Published on Dissident Voice, by Edward S. Herman, December 6, 2012.
The New York Times had a very good front page article on October 28 by Stephen Greenhouse entitled “A Part-Time Life, as Hours Shrink and Shift.” The piece features the steady increase in part-time employment in the retail and hospitality businesses. This development has contributed to the loss of a million full-time jobs since 2006, while adding 500,000 part-timers. The part-timers are in what has long been called a “shape-up system,” which has advanced with the help of improved business software that forecasts business volume each day, and allows the managers to schedule the part-timers day-by-day, and even within days.
And they must be ready for these in-day calls. This is, of course, like the famous and widely emulated Toyota “just-in-time” supply system, here applied to the more intensive commodification of labor, although admittedly not new there also.
A large number of the part-timers would like more work, and ultimately full-time work—in fact, an estimated 8.3 million of them seek more work (Catherine Rampell, “U.S. Adds 171,000 Jobs, More Than Estimated,” NYT, November 3, 2012). Greenhouse recounts the experiences and frustrations of several such workers (he and his associates interviewed 40). They note that when there are substantial bulges in the need for workers today the business-alert companies will now hire a batch of additional part-timers, although the existing workers may be doing a good job and expressly want more work. But the managers explain that the shape-up system keeps costs down and enhances “efficiency”—benefits are avoided or kept low, fresher part-timers are less tired on the job … //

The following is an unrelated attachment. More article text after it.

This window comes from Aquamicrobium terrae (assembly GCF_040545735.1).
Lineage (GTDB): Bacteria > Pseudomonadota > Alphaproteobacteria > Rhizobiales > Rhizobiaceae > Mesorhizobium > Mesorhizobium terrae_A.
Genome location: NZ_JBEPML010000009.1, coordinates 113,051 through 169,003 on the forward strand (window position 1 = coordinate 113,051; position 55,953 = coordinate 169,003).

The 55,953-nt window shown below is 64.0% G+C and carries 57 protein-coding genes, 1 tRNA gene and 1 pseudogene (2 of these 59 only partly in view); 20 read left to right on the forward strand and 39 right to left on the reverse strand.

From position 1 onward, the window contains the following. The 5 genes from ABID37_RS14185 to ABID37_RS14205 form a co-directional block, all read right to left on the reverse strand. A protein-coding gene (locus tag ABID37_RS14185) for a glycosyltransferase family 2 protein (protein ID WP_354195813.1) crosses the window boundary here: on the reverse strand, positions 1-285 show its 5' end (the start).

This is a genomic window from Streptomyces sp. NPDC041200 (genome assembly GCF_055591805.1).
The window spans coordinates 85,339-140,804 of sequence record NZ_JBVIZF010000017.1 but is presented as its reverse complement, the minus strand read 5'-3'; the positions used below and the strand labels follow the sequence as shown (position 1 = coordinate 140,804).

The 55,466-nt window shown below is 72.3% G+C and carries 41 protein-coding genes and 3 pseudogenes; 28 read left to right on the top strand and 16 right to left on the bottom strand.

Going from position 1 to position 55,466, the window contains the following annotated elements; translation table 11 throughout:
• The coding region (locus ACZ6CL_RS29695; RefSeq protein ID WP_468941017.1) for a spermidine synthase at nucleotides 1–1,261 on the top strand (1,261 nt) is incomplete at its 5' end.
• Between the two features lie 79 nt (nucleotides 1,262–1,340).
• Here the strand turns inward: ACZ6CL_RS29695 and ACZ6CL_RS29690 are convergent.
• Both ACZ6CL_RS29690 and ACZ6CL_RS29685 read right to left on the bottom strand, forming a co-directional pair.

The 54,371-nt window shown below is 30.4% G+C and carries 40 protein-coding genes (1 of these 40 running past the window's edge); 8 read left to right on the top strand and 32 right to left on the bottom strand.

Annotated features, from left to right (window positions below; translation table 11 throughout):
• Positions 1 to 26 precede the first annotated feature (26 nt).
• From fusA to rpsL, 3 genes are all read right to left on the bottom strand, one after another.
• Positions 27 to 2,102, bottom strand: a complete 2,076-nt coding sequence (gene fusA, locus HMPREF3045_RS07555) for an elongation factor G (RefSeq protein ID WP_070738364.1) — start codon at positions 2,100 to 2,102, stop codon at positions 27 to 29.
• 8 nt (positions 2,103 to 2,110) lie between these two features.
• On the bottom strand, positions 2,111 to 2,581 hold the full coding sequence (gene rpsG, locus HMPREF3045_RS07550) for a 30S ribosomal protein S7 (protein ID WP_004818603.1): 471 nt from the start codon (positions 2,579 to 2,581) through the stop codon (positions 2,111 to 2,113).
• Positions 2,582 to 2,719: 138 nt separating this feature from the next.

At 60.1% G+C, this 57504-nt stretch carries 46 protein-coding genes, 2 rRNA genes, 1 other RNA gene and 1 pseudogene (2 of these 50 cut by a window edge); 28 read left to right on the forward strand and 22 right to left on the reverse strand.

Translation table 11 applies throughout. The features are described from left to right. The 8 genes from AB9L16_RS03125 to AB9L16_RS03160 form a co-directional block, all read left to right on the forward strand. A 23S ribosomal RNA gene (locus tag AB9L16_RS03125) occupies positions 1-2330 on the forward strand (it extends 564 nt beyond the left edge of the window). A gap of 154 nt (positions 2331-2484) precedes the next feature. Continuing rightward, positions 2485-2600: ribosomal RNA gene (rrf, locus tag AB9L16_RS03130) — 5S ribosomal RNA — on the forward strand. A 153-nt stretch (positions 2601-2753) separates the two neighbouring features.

… In another dramatic case of selectivity that serves elite interests and is essentially just building majority support for elite programs, we can consider the attention given the Taliban shooting and injuring the Pakistani girl Malala Yousafzai, and the inattention given to the large number of killings of children in Afghanistan and Pakistan resulting from drone warfare. The Malala attack was despicable and justly condemned, but so were the scores of drone-based injuries and deaths. The difference in attention is surely that in the Malala case blame attaches to the enemy, the Taliban, whereas in the drone case, the attackers were U.S. forces.